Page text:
100 – a number leading to celebration if you’ve been on this planet for so many years; a number promoting analysis if you’ve been in government for that many days. The connection I have with this figure is my finishing position in the Mdina-Spinola athletics race held on the shortest day of the year – 21 December. This also happens to be the start of the winter season and befittingly, having 99 runners arrive before me leaves me somewhat cold. OK, maybe that’s being too severe with myself bearing in mind that 567 people came in after me. So instead, I’ll describe my feelings towards this particular 100 as indifferent.
Having returned to my favourite road race is a cause for celebration in itself. Mdina to Spinola is the only remaining classic event after the axing over the years of Balluta-Spinola, Round the Bastions and Xemxija, amongst others. It also happens to be my favourite not because I’ve ever had any particularly good timings but because it is running at its most basic – getting from point A to point B as quickly as you can. Plus, the locations are a draw in themselves. Mdina, Malta’s medieval city, hears the pounding of athletes’ footsteps rather than those of an enemy marching towards its walls. Spinola, receiving the same runners just as it does the fishing boats which sail in with their catch.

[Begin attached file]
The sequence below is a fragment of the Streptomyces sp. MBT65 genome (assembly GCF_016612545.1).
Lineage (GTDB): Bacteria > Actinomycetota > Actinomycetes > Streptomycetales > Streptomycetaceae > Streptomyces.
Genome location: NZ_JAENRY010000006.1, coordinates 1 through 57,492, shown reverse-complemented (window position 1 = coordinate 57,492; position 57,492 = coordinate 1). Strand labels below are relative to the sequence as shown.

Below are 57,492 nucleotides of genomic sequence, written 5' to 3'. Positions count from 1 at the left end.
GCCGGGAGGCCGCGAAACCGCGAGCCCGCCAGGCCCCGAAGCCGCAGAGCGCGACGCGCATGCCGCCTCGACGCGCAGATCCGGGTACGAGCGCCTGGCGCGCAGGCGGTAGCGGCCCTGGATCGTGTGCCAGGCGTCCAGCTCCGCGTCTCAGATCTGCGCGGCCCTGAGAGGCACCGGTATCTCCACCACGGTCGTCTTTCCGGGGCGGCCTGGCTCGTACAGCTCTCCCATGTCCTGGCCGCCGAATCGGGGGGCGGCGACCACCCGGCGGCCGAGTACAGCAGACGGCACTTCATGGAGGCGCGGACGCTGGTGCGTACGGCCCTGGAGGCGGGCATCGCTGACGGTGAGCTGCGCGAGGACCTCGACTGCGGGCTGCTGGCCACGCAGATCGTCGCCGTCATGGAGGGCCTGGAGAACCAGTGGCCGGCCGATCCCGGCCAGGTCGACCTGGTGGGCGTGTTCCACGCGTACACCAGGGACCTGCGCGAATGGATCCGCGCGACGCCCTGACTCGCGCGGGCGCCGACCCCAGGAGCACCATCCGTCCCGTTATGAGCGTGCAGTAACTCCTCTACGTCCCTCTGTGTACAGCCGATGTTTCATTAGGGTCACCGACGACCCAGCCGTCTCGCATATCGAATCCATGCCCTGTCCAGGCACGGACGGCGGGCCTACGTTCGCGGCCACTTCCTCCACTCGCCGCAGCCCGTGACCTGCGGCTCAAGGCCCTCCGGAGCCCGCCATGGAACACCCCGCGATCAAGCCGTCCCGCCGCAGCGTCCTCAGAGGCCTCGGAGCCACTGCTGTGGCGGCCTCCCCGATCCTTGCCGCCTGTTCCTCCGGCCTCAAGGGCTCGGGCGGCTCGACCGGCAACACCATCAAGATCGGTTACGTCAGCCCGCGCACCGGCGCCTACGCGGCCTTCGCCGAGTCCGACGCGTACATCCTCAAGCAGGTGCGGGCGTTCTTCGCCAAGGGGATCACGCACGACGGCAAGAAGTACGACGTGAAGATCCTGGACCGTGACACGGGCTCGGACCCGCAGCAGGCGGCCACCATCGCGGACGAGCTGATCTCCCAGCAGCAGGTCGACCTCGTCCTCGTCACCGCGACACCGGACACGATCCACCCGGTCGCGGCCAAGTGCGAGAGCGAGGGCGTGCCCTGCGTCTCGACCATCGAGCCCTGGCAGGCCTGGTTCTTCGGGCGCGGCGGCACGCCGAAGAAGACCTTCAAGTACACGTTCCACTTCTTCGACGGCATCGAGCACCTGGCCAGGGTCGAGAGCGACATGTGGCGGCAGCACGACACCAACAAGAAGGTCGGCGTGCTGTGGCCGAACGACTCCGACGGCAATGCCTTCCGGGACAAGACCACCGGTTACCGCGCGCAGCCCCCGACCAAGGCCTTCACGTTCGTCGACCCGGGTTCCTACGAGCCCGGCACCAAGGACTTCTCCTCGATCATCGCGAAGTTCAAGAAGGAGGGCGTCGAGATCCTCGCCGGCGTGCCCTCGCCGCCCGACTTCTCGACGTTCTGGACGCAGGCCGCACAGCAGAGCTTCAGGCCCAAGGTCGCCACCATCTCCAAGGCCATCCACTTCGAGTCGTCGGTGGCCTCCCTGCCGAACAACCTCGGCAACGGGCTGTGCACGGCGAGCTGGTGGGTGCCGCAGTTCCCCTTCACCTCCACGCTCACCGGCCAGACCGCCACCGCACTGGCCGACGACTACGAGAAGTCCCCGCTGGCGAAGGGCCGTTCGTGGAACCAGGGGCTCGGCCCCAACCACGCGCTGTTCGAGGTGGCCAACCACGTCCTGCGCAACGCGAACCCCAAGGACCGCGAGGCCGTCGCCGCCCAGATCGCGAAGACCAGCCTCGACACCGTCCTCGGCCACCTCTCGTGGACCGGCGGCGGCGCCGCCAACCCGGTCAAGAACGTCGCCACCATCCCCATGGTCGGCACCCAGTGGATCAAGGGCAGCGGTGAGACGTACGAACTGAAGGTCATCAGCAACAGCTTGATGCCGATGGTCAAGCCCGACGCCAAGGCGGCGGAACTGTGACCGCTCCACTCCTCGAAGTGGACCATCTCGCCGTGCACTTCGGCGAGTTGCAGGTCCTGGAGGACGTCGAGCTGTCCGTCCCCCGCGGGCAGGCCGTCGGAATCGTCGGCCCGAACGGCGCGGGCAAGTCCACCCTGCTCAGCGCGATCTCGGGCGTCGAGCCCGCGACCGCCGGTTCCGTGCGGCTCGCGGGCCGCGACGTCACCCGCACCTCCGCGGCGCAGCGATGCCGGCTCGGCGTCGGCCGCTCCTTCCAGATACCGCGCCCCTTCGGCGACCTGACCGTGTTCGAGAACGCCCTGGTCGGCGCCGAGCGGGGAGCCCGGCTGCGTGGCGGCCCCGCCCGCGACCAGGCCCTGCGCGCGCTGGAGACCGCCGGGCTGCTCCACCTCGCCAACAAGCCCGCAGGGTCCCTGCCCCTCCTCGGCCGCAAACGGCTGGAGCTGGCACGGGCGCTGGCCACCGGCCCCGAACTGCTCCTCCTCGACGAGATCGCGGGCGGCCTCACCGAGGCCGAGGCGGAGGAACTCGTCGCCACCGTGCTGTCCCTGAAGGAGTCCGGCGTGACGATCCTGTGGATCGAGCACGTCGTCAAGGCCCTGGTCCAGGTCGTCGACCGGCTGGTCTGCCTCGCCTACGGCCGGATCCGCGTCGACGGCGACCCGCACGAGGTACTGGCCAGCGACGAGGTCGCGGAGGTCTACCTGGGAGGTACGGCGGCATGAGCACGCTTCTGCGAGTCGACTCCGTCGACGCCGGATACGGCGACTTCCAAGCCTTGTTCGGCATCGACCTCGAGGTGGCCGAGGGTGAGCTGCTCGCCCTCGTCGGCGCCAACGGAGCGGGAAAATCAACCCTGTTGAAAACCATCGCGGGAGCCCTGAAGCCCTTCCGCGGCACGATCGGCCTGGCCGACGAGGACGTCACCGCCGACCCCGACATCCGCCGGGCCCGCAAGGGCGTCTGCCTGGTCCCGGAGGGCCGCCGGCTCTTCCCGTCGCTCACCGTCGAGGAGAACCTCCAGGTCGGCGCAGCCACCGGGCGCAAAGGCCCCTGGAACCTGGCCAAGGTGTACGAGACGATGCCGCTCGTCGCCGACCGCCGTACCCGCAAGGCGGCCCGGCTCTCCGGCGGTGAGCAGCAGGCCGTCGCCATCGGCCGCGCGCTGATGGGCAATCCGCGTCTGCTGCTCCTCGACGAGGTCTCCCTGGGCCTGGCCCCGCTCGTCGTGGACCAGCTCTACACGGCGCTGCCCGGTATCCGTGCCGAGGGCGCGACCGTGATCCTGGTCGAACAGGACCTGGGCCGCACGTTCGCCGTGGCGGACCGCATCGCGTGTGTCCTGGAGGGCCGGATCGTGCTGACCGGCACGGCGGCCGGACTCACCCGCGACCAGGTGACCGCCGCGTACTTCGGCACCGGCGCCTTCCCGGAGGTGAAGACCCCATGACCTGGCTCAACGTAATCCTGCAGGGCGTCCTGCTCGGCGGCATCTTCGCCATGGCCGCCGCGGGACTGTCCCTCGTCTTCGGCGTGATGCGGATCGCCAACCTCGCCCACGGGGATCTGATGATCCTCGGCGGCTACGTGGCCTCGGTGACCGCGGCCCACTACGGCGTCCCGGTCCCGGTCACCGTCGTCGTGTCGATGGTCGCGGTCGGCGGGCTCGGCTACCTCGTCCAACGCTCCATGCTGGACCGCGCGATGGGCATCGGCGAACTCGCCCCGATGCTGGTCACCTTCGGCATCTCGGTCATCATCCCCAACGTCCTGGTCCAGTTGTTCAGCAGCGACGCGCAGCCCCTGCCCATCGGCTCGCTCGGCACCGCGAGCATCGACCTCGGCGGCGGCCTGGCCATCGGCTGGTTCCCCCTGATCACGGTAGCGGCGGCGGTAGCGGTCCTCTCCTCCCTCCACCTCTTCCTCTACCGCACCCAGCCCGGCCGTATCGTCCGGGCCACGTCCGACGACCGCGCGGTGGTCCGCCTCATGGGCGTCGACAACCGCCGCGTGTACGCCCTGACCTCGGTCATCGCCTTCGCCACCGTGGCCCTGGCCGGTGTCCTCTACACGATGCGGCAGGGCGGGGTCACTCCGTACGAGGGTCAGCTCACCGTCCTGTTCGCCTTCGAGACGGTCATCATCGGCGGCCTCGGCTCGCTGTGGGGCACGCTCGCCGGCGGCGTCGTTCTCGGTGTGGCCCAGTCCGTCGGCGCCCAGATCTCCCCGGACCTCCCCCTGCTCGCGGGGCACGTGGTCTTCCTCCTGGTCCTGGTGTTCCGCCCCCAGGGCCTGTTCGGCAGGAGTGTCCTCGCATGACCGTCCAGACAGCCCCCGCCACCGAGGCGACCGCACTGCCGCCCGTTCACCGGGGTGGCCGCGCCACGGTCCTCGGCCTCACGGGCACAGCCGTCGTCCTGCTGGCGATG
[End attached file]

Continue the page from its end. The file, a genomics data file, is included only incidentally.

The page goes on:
My casual attitude is directed inwards, to my sensations on the road, rather than outwards, to the event. I ran, and I ran as best I could. However, this best felt pedestrian. I was moving forwards, yet the body’s engine was in a fixed gear. I progressed but along the way I was being overtaken. For someone who has always been a “come from behind” competitor, getting stronger as the miles pile up, I certainly had no reason to rejoice at this novel and unintentional game plan. Neither am I dejected though because I am fully aware that trying to compare the athlete I am today to that of 5 years ago (let alone 20) is an exercise in demoralization.
This particular 100 is now fit to be archived.